Sportswear companies are increasingly becoming tech firms.
Earlier this month, adidas bought fitness-tracking app Runtastic for US$240 million (S$341 million). Under Armour has already spent a total of US$710 million to buy three fitness apps, MapMyFitness in 2013, as well as MyFitnessPal and Endomondo this year.
The world's biggest sports apparel firm Nike has had its Nike+ running app and ecosystem since 2007. It previously partnered with Apple in integrating its Nike+ sensor with iPod in 2007 and released its own fitness tracker, Nike+ FuelBand, in 2010.
Why are these companies jumping on the fitness-tracking bandwagon? Simply, they want you to exercise more. They also want more people to start exercising. Fitness technologies allow the two scenarios to happen. Ultimately, they are a boost to the apparel and shoe business.
Under Armour's MapMyFitness has partnered US online shoe retailer Zappos to analyse users' workout history and send them alerts when their footwear needs to be replaced. Under Armour has more than 130 million registered users on its Connected fitness platform following its fitness app acquisitions, which it said has made it the largest digital health and fitness community in the world. Nike told The Washington Post that its Nike+ecosystem has more users than Under Armour.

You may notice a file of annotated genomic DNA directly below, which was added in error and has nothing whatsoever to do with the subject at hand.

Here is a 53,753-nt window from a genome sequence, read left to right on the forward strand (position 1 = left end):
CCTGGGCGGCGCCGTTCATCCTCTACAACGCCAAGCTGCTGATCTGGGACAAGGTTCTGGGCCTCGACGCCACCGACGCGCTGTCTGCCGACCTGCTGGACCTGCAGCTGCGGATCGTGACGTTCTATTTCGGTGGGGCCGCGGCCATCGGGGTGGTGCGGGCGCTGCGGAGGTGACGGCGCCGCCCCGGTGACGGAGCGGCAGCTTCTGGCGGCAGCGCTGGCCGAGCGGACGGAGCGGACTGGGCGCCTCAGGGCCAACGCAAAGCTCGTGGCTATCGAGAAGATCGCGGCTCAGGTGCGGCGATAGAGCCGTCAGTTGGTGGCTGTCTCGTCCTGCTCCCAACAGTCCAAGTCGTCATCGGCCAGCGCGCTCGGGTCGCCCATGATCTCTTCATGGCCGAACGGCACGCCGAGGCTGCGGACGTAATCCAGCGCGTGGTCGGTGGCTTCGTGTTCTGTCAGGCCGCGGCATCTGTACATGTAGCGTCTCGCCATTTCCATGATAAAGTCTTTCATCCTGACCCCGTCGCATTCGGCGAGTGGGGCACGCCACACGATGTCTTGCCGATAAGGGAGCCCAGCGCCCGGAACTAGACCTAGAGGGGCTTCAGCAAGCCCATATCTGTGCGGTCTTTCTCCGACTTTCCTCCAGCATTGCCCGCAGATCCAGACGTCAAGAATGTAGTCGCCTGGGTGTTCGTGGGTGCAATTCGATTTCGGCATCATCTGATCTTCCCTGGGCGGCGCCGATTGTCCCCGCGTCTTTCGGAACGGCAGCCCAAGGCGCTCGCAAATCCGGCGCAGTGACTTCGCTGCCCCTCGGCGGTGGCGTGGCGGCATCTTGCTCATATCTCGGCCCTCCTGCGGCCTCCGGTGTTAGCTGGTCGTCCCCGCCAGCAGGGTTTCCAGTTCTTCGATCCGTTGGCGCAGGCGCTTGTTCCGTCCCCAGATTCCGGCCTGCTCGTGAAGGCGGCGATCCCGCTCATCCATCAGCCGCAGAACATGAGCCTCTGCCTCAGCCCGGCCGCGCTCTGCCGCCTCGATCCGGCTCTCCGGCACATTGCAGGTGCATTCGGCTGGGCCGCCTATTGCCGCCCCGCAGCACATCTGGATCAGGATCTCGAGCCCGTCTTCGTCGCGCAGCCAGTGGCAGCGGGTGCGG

It is not hard to see how building online communities that prompt people to exercise more will benefit sports companies.
I am one of those in the Nike+ community. I used to run with Nike+iPod Sport Kit before switching to Nike+SportWatch GPS running watch. I also wore the FuelBand fitness tracker because I wanted to gain more NikeFuel points. I proudly displayed my achievement badge on social media when I reached the 1 million NikeFuel point mark (Nike, where are my reward shoelaces?).
I use TomTom Runner + MultiSport Cardio running watch because it is able to help me gain NikeFuel points. For the same reason, I stuck to the Nike+Fuel app on my iPhone to track my daily physical activities, despite the many fitness apps out there. This is no different than preferring to play games on an Xbox console because my gamer points are higher there and I want to build on that.
Beyond fitness apps and online communities, sports apparel firms like Under Armour, adidas and Nike are also putting high-tech touches to their products. Plenty of tech goes into adidas' Ultra Boost running shoes and Under Armour's sweat-wicking running apparel. I recently came to know that Puma's Ignite foam technology spent seven years in research before it reached the stores.
By definition, a gadget is a tool that has a particular function. So when people ask me why I am reviewing running shoes or football boots, I always reply: "They are gadgets, aren't they?"
It is more evident now than ever.